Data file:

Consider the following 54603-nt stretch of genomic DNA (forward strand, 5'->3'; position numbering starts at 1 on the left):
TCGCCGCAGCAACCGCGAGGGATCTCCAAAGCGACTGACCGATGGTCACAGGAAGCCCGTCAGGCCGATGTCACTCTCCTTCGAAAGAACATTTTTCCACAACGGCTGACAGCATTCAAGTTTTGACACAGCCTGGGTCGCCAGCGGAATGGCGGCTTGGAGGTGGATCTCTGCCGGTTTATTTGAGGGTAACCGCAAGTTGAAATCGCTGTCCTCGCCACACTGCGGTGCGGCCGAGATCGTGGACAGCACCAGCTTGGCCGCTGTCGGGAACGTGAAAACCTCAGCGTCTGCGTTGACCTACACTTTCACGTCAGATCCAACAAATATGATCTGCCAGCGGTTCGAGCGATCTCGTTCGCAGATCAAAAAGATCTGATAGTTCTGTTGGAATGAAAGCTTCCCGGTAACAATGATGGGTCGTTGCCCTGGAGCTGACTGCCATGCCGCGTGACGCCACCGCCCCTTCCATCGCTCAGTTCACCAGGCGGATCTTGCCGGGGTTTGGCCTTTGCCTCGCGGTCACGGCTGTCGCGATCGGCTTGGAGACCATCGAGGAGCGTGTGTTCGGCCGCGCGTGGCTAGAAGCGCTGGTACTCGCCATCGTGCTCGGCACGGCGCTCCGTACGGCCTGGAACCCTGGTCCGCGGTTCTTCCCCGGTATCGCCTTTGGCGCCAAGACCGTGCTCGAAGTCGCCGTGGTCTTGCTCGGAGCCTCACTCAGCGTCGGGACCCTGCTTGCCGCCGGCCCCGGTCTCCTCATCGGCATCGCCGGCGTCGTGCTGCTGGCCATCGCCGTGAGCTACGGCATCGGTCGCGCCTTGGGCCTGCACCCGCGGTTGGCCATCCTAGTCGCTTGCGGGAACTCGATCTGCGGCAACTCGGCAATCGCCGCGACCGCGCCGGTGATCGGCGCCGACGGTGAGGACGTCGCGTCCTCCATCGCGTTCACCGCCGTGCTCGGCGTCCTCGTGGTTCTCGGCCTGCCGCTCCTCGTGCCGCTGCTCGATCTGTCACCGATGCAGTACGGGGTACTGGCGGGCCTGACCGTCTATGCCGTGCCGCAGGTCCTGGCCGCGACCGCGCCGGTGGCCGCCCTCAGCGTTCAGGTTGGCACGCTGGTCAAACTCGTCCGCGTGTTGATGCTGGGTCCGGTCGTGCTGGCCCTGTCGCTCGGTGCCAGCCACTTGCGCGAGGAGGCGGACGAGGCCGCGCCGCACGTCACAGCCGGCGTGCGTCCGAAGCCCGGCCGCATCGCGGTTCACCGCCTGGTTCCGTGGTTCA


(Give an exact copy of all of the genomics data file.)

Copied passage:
Consider the following 54603-nt stretch of genomic DNA (forward strand, 5'->3'; position numbering starts at 1 on the left):
TCGCCGCAGCAACCGCGAGGGATCTCCAAAGCGACTGACCGATGGTCACAGGAAGCCCGTCAGGCCGATGTCACTCTCCTTCGAAAGAACATTTTTCCACAACGGCTGACAGCATTCAAGTTTTGACACAGCCTGGGTCGCCAGCGGAATGGCGGCTTGGAGGTGGATCTCTGCCGGTTTATTTGAGGGTAACCGCAAGTTGAAATCGCTGTCCTCGCCACACTGCGGTGCGGCCGAGATCGTGGACAGCACCAGCTTGGCCGCTGTCGGGAACGTGAAAACCTCAGCGTCTGCGTTGACCTACACTTTCACGTCAGATCCAACAAATATGATCTGCCAGCGGTTCGAGCGATCTCGTTCGCAGATCAAAAAGATCTGATAGTTCTGTTGGAATGAAAGCTTCCCGGTAACAATGATGGGTCGTTGCCCTGGAGCTGACTGCCATGCCGCGTGACGCCACCGCCCCTTCCATCGCTCAGTTCACCAGGCGGATCTTGCCGGGGTTTGGCCTTTGCCTCGCGGTCACGGCTGTCGCGATCGGCTTGGAGACCATCGAGGAGCGTGTGTTCGGCCGCGCGTGGCTAGAAGCGCTGGTACTCGCCATCGTGCTCGGCACGGCGCTCCGTACGGCCTGGAACCCTGGTCCGCGGTTCTTCCCCGGTATCGCCTTTGGCGCCAAGACCGTGCTCGAAGTCGCCGTGGTCTTGCTCGGAGCCTCACTCAGCGTCGGGACCCTGCTTGCCGCCGGCCCCGGTCTCCTCATCGGCATCGCCGGCGTCGTGCTGCTGGCCATCGCCGTGAGCTACGGCATCGGTCGCGCCTTGGGCCTGCACCCGCGGTTGGCCATCCTAGTCGCTTGCGGGAACTCGATCTGCGGCAACTCGGCAATCGCCGCGACCGCGCCGGTGATCGGCGCCGACGGTGAGGACGTCGCGTCCTCCATCGCGTTCACCGCCGTGCTCGGCGTCCTCGTGGTTCTCGGCCTGCCGCTCCTCGTGCCGCTGCTCGATCTGTCACCGATGCAGTACGGGGTACTGGCGGGCCTGACCGTCTATGCCGTGCCGCAGGTCCTGGCCGCGACCGCGCCGGTGGCCGCCCTCAGCGTTCAGGTTGGCACGCTGGTCAAACTCGTCCGCGTGTTGATGCTGGGTCCGGTCGTGCTGGCCCTGTCGCTCGGTGCCAGCCACTTGCGCGAGGAGGCGGACGAGGCCGCGCCGCACGTCACAGCCGGCGTGCGTCCGAAGCCCGGCCGCATCGCGGTTCACCGCCTGGTTCCGTGGTTCA